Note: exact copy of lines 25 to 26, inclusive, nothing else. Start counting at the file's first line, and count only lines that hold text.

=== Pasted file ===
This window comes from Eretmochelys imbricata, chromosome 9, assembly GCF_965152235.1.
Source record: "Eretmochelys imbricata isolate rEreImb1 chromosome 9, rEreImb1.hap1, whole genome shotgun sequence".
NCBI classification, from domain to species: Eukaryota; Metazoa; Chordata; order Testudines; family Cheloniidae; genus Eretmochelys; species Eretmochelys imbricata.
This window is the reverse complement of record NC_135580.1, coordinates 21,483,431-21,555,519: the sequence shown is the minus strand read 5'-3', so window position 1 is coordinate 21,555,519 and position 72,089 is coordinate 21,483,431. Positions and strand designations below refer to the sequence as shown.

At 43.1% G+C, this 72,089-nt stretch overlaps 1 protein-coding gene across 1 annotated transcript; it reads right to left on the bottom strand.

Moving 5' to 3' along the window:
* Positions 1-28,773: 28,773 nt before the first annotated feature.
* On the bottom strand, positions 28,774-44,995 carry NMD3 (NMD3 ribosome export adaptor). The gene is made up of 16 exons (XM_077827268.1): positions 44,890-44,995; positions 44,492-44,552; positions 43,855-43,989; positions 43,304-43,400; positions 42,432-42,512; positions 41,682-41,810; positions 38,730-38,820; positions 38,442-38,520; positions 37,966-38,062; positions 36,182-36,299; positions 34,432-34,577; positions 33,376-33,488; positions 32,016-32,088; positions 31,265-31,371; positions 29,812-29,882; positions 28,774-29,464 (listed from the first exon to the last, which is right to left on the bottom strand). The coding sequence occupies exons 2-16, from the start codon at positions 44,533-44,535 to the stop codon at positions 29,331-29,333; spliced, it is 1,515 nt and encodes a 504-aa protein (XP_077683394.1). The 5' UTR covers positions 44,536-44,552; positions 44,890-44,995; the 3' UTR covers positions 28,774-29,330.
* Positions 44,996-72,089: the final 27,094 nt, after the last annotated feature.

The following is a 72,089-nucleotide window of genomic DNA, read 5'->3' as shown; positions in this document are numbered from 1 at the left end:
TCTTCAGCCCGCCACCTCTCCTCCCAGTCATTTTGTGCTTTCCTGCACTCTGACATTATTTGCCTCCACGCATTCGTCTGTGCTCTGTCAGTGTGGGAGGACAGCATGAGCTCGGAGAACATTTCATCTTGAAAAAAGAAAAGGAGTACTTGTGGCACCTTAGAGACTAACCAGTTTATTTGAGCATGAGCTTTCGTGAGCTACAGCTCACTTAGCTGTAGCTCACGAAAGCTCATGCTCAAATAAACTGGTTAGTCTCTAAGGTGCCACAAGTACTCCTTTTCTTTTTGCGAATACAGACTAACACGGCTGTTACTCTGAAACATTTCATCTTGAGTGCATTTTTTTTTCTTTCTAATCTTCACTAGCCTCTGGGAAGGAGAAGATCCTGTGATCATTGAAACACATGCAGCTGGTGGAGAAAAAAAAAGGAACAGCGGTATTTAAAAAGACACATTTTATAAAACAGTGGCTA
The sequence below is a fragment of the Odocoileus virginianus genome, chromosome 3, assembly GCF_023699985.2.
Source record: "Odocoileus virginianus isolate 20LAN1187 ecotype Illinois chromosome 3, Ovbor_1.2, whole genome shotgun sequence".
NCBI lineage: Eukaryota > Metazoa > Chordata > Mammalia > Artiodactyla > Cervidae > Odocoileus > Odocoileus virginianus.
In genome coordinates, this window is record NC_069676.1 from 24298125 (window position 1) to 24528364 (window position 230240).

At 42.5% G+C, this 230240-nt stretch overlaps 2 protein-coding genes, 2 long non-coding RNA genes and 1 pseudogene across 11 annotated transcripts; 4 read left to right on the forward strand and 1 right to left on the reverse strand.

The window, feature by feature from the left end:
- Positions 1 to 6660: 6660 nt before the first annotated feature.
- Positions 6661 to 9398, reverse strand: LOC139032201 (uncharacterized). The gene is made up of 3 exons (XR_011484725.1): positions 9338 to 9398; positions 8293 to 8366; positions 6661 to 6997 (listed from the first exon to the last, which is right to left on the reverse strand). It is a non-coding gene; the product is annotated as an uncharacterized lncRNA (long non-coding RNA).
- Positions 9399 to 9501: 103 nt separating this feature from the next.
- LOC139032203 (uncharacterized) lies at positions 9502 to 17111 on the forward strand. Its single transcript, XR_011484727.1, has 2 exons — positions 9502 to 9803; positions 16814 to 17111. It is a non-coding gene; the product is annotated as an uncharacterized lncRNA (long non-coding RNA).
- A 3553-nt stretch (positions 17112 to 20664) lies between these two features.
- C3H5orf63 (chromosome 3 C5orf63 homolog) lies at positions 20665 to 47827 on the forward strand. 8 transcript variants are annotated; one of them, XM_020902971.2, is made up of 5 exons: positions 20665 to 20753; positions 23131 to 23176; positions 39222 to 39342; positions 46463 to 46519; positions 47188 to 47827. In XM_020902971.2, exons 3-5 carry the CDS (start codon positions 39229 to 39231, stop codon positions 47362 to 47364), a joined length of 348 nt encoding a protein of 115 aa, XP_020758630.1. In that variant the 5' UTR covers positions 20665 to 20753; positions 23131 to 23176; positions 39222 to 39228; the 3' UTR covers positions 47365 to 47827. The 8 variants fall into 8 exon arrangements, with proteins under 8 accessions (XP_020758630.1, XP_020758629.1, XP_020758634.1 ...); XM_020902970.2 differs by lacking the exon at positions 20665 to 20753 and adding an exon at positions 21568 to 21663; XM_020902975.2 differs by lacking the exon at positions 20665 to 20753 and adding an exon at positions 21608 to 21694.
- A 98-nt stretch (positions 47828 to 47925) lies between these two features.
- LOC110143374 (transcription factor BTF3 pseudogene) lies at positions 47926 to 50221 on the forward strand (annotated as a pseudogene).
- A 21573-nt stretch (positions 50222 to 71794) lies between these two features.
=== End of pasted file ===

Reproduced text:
- LOC110143374 (transcription factor BTF3 pseudogene) lies at positions 47926 to 50221 on the forward strand (annotated as a pseudogene).
- A 21573-nt stretch (positions 50222 to 71794) lies between these two features.